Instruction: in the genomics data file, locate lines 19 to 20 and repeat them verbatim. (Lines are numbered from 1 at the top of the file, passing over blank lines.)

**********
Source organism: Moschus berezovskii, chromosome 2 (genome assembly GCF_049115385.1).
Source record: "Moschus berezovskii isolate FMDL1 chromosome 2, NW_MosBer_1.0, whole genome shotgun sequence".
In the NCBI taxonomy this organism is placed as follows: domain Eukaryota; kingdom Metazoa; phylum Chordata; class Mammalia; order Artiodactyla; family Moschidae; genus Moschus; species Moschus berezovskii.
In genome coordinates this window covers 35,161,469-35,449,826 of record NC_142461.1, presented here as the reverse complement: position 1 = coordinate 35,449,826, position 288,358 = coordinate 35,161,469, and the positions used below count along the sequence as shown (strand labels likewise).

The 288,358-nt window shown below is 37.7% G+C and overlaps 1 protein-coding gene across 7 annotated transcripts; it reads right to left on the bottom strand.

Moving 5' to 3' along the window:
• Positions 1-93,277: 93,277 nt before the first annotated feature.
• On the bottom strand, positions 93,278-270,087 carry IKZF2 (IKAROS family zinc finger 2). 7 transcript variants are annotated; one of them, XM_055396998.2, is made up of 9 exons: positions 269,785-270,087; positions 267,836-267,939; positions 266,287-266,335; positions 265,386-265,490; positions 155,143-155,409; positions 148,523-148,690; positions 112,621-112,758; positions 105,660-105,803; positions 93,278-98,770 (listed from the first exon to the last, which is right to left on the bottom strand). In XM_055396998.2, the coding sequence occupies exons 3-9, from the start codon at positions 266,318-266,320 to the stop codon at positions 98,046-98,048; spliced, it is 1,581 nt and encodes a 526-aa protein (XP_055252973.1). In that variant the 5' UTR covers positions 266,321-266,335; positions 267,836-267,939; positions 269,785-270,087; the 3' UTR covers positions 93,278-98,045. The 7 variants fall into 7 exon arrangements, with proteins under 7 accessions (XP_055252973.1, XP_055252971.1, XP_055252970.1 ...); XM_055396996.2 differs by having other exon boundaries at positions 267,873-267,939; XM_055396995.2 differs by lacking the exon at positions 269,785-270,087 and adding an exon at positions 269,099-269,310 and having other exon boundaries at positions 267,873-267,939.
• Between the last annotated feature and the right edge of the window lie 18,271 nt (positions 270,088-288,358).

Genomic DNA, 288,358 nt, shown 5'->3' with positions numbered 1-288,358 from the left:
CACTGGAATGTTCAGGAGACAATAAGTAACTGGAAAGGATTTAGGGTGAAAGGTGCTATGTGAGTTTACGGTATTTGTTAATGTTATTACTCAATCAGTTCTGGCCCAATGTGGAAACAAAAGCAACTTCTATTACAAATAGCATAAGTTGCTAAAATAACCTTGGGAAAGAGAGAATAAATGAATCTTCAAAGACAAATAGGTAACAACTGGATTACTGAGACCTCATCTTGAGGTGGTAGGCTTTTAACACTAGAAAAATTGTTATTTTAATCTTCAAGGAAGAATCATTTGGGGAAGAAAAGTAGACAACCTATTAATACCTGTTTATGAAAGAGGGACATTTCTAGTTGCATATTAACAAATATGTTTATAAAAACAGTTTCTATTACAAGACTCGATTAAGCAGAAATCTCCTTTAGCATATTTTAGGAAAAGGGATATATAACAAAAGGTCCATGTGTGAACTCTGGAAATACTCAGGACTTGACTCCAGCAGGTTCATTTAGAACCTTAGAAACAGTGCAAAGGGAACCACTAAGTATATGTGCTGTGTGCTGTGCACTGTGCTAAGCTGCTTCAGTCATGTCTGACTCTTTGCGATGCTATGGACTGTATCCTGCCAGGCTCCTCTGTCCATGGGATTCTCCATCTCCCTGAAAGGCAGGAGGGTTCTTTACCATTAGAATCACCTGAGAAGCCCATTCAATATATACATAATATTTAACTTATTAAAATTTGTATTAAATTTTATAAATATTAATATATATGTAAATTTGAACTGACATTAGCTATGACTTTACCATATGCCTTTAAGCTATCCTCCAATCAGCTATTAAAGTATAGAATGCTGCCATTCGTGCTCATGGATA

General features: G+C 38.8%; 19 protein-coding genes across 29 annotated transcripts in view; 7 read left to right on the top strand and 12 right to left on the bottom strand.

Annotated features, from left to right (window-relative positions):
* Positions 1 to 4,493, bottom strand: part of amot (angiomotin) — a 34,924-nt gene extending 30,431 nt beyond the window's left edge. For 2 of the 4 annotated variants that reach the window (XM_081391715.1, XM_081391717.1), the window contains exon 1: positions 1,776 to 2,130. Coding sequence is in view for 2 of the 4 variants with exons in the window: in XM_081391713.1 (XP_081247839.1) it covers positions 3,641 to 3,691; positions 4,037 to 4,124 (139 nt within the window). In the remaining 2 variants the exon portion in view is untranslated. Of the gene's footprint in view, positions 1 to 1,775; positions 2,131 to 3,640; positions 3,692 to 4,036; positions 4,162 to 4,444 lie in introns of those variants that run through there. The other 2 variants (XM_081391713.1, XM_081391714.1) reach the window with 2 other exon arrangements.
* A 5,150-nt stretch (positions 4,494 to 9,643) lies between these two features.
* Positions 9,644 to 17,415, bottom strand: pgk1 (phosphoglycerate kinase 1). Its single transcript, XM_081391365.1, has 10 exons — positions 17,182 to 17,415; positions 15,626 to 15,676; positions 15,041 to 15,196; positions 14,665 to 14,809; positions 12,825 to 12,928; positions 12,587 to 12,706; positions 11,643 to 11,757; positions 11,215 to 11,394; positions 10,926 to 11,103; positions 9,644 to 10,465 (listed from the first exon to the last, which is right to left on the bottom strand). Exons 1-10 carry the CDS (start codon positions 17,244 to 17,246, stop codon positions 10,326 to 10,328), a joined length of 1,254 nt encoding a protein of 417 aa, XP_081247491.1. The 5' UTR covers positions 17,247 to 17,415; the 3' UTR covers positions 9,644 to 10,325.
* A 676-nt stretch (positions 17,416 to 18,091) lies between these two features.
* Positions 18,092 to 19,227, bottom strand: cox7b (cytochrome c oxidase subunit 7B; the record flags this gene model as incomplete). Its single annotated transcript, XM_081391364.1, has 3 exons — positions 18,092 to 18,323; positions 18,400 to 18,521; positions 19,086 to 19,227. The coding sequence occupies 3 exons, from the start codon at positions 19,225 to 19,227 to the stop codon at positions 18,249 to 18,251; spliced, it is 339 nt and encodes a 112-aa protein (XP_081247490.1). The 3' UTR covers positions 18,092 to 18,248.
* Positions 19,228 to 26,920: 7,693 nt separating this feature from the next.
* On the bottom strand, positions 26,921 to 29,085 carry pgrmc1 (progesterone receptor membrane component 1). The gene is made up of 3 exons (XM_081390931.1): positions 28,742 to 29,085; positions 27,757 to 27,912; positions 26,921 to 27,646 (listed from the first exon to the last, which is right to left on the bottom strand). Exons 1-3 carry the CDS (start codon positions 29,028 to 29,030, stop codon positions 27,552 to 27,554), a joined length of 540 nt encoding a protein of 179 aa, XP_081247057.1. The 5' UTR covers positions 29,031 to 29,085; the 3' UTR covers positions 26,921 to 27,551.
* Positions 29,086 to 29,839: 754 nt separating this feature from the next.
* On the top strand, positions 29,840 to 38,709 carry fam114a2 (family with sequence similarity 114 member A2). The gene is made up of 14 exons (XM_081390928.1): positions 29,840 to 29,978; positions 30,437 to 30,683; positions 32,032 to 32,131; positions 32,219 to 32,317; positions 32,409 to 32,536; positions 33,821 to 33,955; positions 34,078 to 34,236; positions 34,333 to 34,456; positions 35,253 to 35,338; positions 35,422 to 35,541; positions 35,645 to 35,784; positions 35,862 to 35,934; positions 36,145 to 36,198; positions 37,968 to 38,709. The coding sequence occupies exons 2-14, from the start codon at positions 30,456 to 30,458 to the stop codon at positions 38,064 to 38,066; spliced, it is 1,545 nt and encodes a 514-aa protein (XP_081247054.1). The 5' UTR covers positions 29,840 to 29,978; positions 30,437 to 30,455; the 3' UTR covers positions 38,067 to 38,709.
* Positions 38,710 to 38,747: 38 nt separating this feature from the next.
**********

* Positions 19,228 to 26,920: 7,693 nt separating this feature from the next.
* On the bottom strand, positions 26,921 to 29,085 carry pgrmc1 (progesterone receptor membrane component 1). The gene is made up of 3 exons (XM_081390931.1): positions 28,742 to 29,085; positions 27,757 to 27,912; positions 26,921 to 27,646 (listed from the first exon to the last, which is right to left on the bottom strand). Exons 1-3 carry the CDS (start codon positions 29,028 to 29,030, stop codon positions 27,552 to 27,554), a joined length of 540 nt encoding a protein of 179 aa, XP_081247057.1. The 5' UTR covers positions 29,031 to 29,085; the 3' UTR covers positions 26,921 to 27,551.